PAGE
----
Three researchers who developed a way to see the basic molecules of life in three dimensions won the 2017 Nobel Prize in chemistry, the Royal Swedish Academy of Sciences announced on Wednesday. Jacques Dubochet of Switzerland's University of Lausanne, Joachim Frank of Columbia University in New York City, and Richard Henderson of the MRC Laboratory of Molecular Biology in England were honored "for developing cryo-electron microscopy for the high-resolution structure determination of biomolecules in solution," said Göran Hansson, Secretary General of the Royal Swedish Academy of Sciences, in announcing the prize in Stockholm. SEE ALSO: Google Doodle honours Australia's only Nobel Prize winner in chemistry Basically, cryo-EM lets biologists see what they're studying, from the surface of the Zika virus to human enzymes involved in disease. If a molecule involved in cancer, for instance, by seeing its shape drug developers can glean clues about the kind of molecule they need to create to disrupt the molecule. The prize is therefore another example of the chemistry Nobel honoring research that is squarely within biology.
The discovery of a way to see complex biological molecules in atomic resolution has won this year's Nobel prize in Chemistry. The award has gone to Richard Henderson, Jacques Dubochet and Joachim Frank for developing cryo-electron microscopy, which cools down substances to liquid nitrogen temperatures. Their techniques have recently let us see in unprecedented detail the surface of the Zika virus, bacterial proteins that cause antibiotic resistance, and tumour cell proteins that let cancers become resistant to chemotherapy. Previous electron microscopes were less useful, partly because they need the sample to be placed in a vacuum. This causes surrounding water to evaporate, and the molecules being studied collapse and lose their normal structure.
STOCKHOLM – Scientists Jacques Dubochet, Joachim Frank and Richard Henderson won the 2017 Nobel Prize in chemistry on Wednesday for developing cryo-electron microscopy, which simplifies and improves the imaging of biomolecules. Cryo-electron microscopy has enabled scientists to fill in previously blank spaces in research, generating images of everything from proteins that cause antibiotic resistance to the surface of the Zika virus. "This method has moved biochemistry into a new era," the Royal Swedish Academy of Sciences, which awards Nobel Prizes, said in a statement. The awarding brings a prize of 9 million Swedish crowns ($1.1 million). "Researchers can now freeze biomolecules mid-movement and visualise processes they have never previously seen, which is decisive for both the basic understanding of life's chemistry and for the development of pharmaceuticals," the written statement said.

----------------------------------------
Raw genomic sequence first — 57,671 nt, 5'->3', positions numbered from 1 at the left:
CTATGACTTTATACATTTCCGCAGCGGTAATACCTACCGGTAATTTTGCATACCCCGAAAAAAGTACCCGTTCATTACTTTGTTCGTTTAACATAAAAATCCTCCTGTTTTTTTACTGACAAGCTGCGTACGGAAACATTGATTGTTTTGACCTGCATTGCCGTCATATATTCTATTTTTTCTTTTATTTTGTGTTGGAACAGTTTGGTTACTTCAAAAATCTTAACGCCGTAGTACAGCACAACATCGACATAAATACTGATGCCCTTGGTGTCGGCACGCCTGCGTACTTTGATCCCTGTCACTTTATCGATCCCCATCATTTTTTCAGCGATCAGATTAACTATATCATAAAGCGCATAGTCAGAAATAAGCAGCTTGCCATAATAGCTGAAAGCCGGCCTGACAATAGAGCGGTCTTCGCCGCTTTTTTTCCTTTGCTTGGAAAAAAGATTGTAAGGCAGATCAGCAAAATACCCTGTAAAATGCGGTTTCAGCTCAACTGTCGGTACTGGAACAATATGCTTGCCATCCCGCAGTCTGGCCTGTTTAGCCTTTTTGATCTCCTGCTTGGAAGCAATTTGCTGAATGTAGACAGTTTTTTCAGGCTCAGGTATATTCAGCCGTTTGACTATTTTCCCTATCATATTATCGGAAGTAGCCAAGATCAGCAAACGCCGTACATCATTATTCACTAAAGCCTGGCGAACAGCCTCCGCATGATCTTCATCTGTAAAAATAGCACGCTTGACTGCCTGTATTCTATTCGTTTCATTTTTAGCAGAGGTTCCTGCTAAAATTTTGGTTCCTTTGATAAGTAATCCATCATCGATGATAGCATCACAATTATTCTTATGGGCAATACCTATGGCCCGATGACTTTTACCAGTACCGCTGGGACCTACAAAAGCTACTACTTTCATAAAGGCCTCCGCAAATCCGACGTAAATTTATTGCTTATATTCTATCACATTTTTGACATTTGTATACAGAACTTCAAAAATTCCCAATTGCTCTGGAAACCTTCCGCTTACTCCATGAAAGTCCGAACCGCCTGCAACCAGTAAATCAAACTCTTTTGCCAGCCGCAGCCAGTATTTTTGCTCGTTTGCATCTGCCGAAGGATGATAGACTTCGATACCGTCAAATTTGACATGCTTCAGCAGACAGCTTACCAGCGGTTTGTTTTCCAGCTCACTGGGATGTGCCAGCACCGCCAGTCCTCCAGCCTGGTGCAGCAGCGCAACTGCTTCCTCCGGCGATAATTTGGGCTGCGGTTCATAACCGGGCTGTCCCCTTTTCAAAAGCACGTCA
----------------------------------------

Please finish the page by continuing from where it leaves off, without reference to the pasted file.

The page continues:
The 2017 Nobel Prize in chemistry has been awarded to three scientists for improving images made of biological molecules. Jacques Dubochet, Joachim Frank and Richard Henderson will share the nine million kronor (£831,000) prize. They were named at a press conference in Stockholm, Sweden. They developed a technique called cryo-electron microscopy (cryo-EM), which simplifies the process for looking at the machinery of life. The process makes it possible for life's molecular building blocks to be captured mid-movement and allowed scientists to visualise processes that had never before been seen.
One of the many perks of being human (upright walking, big brains, we can win awards) is our ability to transcend the limits of our senses. Just because something is too small to see with the naked eye doesn't mean it doesn't exist. We may be un-microscopic animals, but we can still peer into the microscopic world. That's thanks in large part to a technique called cryo-electron microscopy, which today earned three scientists--Jacques Dubochet, Joachim Frank, and Richard Henderson--the Nobel Prize for chemistry. Their work has helped reveal the shape of biological molecules like proteins by combining beams of electrons with very, very cold temperatures, in the process revolutionizing the field of biochemistry.